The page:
The merits or demerits of Padmaavat as a film had stopped concerning us long back, way before the release of the film.
We discussed the Rajput as a community, the fairness behind “distorting history” as portrayed through a fiction scripted long back, the grand arrival of Karni Sena in the cultural, social and political scape, the authority of Censor Board and Supreme Court, et al.
By the time the Karni Sena agreed to take a back seat, the feminists took over. From the myriad thought-leaders on social media, active debates have surfaced from various schools.
Raja Ratan Singh brought Padmavati in his life as his second wife! So regressive is Sanjay Leela Bhansali’s taste for romance. Sitting in the dark unintellectual corner at my home, I was thinking Padmaavat was a “period-drama” adapted from a poet’s elaborate imagination! Of course we haven’t grown up hearing stories of kings having many wives.
This is the first time that we came across such a royal love story and we must judge this film with the thorns of modern feminist morales. Bhansali’s creative tastes thus get slaughtered with pointed daggers, to keep the controversy on. After all, why should boys have all the fun?
Bhansali is also guilty of getting his heroine destroy herself in fire, at the end of the film.
Jauhar, or the custom of Sati, that reminds of terrible cruelty on women practiced ages ago, to retain their “purity”. The film makes a point where the women chose death over submitting themselves to the violators, where filth of desire is defeated by their respect for self. And this, has been ridiculously interpreted as an attempt to glorify heinous practices.
Again my illiterate brain raises its verbose.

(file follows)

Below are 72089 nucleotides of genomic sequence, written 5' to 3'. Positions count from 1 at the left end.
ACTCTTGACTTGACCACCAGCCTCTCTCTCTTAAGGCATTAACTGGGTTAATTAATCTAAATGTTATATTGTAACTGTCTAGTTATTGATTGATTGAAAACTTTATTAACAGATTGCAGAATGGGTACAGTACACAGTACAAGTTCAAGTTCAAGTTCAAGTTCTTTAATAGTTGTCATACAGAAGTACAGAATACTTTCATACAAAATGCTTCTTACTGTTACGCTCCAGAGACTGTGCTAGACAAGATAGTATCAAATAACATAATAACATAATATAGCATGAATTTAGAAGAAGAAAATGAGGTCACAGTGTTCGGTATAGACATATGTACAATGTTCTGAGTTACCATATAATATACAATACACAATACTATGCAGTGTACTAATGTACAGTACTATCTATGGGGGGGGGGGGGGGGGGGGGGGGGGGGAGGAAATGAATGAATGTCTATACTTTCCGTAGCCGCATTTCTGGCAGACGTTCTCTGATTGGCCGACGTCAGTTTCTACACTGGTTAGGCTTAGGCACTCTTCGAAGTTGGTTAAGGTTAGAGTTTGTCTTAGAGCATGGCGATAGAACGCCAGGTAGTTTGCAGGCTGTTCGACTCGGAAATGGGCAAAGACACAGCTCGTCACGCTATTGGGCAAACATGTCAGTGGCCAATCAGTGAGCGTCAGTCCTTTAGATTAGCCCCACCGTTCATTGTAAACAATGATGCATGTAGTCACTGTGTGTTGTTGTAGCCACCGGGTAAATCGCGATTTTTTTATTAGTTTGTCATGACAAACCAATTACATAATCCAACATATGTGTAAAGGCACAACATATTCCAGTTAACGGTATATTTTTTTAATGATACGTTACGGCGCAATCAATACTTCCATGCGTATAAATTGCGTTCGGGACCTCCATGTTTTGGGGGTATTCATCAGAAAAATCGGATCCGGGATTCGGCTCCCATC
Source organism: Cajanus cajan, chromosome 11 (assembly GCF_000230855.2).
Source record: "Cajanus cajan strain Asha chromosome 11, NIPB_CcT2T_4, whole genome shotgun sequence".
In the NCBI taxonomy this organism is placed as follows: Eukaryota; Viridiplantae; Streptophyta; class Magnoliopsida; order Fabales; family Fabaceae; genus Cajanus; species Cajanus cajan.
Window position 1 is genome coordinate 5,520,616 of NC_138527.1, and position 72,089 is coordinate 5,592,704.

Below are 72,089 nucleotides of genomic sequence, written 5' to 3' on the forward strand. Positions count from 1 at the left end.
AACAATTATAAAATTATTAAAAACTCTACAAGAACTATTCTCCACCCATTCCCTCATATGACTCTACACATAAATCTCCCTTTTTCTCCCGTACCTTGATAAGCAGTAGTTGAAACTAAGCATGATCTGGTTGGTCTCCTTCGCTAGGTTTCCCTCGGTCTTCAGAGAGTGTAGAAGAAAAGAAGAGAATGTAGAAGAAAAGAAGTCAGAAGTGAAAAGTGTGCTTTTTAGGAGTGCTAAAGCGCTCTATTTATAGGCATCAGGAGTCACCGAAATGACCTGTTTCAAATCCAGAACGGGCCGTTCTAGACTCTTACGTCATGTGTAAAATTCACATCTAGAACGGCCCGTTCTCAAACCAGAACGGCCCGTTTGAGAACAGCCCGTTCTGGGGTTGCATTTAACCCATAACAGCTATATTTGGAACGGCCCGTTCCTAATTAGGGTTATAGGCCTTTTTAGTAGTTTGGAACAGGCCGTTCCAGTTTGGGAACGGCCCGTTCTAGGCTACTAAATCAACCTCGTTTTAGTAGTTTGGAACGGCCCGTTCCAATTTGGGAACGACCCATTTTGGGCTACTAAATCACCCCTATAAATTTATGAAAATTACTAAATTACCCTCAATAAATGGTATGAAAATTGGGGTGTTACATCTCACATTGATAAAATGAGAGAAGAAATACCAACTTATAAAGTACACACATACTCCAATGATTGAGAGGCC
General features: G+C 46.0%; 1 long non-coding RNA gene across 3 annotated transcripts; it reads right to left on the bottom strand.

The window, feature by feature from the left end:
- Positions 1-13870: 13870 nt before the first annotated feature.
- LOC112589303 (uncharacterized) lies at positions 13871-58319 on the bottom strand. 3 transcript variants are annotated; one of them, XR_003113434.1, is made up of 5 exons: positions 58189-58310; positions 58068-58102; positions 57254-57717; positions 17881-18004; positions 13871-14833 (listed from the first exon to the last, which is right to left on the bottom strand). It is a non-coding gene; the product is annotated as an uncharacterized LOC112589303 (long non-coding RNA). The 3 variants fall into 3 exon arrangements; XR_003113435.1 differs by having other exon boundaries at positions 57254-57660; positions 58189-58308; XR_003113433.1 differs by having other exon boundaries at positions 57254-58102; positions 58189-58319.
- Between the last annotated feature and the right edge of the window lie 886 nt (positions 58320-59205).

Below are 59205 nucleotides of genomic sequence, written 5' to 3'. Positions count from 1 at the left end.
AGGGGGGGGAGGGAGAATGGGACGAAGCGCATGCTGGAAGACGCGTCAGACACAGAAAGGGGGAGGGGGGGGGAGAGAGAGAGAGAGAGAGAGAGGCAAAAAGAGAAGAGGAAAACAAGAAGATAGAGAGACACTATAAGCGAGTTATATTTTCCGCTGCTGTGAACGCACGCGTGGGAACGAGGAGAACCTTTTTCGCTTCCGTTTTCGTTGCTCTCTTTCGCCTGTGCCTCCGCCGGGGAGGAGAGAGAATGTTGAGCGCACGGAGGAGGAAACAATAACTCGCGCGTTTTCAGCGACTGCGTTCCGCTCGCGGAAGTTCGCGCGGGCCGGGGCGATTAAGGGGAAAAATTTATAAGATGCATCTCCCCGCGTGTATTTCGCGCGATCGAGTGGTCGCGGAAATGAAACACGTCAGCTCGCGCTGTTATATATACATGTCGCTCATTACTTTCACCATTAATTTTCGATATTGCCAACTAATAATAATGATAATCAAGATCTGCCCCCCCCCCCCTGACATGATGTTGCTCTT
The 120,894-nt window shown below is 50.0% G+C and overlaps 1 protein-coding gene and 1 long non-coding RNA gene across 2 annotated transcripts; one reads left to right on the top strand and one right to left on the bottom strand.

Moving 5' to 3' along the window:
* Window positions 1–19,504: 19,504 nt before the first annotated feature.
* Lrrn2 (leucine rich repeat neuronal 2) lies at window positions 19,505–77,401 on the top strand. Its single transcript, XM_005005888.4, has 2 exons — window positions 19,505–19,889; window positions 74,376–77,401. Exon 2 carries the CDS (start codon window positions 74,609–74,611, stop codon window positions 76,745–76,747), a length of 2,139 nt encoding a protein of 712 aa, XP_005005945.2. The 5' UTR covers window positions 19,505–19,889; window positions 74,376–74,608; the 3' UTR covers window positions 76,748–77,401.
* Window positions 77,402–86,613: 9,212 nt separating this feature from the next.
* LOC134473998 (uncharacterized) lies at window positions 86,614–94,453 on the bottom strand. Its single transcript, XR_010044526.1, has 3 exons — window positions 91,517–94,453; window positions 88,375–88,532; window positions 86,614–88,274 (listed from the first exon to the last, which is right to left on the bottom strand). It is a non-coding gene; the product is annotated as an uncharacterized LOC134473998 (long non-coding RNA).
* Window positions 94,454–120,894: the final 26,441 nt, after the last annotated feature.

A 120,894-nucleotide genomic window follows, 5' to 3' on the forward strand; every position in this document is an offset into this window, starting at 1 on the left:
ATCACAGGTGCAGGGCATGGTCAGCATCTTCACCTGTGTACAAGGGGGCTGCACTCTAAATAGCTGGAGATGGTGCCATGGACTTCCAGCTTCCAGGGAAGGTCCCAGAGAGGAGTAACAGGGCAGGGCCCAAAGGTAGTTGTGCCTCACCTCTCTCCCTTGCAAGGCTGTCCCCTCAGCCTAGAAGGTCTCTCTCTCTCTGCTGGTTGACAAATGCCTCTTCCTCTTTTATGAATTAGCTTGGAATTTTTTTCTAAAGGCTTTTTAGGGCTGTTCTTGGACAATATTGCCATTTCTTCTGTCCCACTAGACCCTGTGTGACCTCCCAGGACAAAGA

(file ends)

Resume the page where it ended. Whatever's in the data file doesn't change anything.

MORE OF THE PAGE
If Padmaavat is a glorification of Jauhar, which will notoriously push a section of the masses to find glamour in such self-sacrifice, then how many innocent people took law into their own hands after watching Shah Rukh Khan in Raees or Bachchan Sahab in Sarkar? As far as my memory goes, the same crowd shouting hoarse atPadmaavat today was defending Khan in Raees when he was accused of glorifying a gangster.
All because, “women have the right to live, even if they are molested or tortured.”
God knows where this even comes from.
I have been a great admirer of Swara Bhaskar. But I found her open letter to Bhansali screaming desperately to attract eyeballs, as if she is either avenging some personal grudges or she just needs to score some brownie points through some hopeless words thrown in poor taste.
I sincerely believe that Bhaskar doesn’t need either, but as a human being and not just as a woman, her sharp edged dagger has bruised me really hard.
She really didn’t need the cushion of a well-planned viral content; neither does a fine artist like her deserve this protest from my end.
Or so I believe.
But then, we have brought ourselves to this.
No, I am not saying this just in the context of that one word she has so obsessively used in her open letter. Not that I am ashamed of any part of my body or live in denial of the roles they play to get me functioning as a woman. But just like I will not roam around naked to prove my pride, I will also not apply the verbal equivalent of the same through bold use of anatomical terms used in complete irrelevance, just to demonstrate how liberated is my restlessness!
I wonder how many more social sections would raise their heads to claim some inches of web-space leaning on the broken shoulder of a director, already thrown into his own Jauhar by contradictory forces, united by their hunger for cheap publicity!